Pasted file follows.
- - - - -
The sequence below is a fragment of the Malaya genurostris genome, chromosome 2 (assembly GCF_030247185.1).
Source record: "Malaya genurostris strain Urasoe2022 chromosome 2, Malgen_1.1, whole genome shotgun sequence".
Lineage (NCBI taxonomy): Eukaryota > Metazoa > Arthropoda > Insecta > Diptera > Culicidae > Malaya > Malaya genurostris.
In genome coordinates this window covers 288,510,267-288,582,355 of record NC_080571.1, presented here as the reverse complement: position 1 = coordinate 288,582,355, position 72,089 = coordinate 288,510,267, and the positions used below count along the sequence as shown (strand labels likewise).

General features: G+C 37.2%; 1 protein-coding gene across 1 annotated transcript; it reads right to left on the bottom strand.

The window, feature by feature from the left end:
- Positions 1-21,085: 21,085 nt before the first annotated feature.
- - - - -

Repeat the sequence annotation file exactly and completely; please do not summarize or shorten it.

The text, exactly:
The sequence below is a fragment of the Malaya genurostris genome, chromosome 2 (assembly GCF_030247185.1).
Source record: "Malaya genurostris strain Urasoe2022 chromosome 2, Malgen_1.1, whole genome shotgun sequence".
Lineage (NCBI taxonomy): Eukaryota > Metazoa > Arthropoda > Insecta > Diptera > Culicidae > Malaya > Malaya genurostris.
In genome coordinates this window covers 288,510,267-288,582,355 of record NC_080571.1, presented here as the reverse complement: position 1 = coordinate 288,582,355, position 72,089 = coordinate 288,510,267, and the positions used below count along the sequence as shown (strand labels likewise).

General features: G+C 37.2%; 1 protein-coding gene across 1 annotated transcript; it reads right to left on the bottom strand.

The window, feature by feature from the left end:
- Positions 1-21,085: 21,085 nt before the first annotated feature.